Hospitals in the Omaha, Neb., area are reporting a record number of COVID-19 patients who are on ventilators, according to a report by KETV Omaha.
The station reported that 57 people were on ventilators as of Tuesday, the highest number of people in the Omaha area since the start of the pandemic. Nearly a year ago on Dec. 7, KETV said 56 people in the area were on ventilators.
That was at one of the worst points in the coronavirus crisis in the United States and before vaccines were widely available, which gives a sense of the degree to which Omaha is now facing a serious public health problem.
The Omaha metro area has 274 people, including 10 children, who are hospitalized with COVID-19, including 93 adults who are in the ICU, according to KETV. That has left the area nearing its ICU capacity, with just 28 staffed beds available in the six counties that comprise the Omaha metro, reports KETV.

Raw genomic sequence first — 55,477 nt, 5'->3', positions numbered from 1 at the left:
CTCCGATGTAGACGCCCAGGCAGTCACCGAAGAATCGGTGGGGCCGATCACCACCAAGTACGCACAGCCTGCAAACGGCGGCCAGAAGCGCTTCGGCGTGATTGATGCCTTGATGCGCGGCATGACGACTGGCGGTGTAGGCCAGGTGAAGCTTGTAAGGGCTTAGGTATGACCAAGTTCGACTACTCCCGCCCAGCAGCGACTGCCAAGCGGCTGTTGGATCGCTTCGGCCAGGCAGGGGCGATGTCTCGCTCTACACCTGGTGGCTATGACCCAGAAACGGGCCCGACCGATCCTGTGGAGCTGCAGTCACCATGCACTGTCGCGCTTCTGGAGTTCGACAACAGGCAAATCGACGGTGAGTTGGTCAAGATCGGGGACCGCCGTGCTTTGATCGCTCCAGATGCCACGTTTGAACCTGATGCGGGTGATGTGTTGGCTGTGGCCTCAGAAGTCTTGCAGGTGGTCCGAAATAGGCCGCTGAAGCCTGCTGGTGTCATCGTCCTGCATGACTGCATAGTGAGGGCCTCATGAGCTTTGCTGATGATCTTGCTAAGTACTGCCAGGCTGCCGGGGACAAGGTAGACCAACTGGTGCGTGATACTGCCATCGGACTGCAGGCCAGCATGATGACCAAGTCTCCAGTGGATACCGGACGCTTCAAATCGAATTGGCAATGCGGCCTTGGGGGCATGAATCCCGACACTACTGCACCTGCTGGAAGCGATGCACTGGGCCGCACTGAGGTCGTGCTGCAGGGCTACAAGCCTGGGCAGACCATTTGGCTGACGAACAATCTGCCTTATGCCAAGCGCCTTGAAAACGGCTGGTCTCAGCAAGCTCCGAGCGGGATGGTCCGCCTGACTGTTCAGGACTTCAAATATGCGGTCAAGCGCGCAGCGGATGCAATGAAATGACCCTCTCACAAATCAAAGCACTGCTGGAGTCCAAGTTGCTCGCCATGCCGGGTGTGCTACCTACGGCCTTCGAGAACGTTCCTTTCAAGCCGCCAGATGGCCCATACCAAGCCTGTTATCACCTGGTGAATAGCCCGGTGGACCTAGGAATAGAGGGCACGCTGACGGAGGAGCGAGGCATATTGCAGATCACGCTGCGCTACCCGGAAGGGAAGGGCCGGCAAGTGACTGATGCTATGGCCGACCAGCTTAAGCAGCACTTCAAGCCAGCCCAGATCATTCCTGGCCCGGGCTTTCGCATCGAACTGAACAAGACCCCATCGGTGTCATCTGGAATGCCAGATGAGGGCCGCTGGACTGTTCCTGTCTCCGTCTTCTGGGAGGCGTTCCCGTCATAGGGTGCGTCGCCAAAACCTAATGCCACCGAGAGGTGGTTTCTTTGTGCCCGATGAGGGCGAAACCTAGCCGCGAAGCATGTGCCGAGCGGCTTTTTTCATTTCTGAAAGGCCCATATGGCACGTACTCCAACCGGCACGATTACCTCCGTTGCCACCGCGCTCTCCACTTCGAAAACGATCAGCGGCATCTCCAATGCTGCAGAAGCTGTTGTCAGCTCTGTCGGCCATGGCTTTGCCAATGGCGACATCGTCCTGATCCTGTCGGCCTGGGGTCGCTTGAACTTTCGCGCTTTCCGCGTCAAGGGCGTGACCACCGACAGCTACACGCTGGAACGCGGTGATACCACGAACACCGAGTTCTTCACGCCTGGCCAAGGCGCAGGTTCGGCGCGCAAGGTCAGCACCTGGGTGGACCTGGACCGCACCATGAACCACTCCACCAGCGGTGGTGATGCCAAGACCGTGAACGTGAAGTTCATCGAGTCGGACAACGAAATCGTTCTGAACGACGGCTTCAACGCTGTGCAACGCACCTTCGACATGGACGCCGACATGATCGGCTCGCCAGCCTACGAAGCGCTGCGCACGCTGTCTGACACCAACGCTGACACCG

Pediatric ICU beds are occupied at a 90 percent level with only 13 staffed beds available for children in need of them.
According to data from The New York Times, 59 percent of people in Douglas County — where Omaha is located — are fully vaccinated, which is 2 percentage points higher than the Nebraska state vaccination rate of 57 percent.
Douglas County has seen a 29 percent increase in hospitalizations in the past two weeks and a 21 percent increase in case rates in the same duration. The daily average of COVID-19 deaths in the state of Nebraska is one person a day, which is down 56 percent from rates in the last two weeks.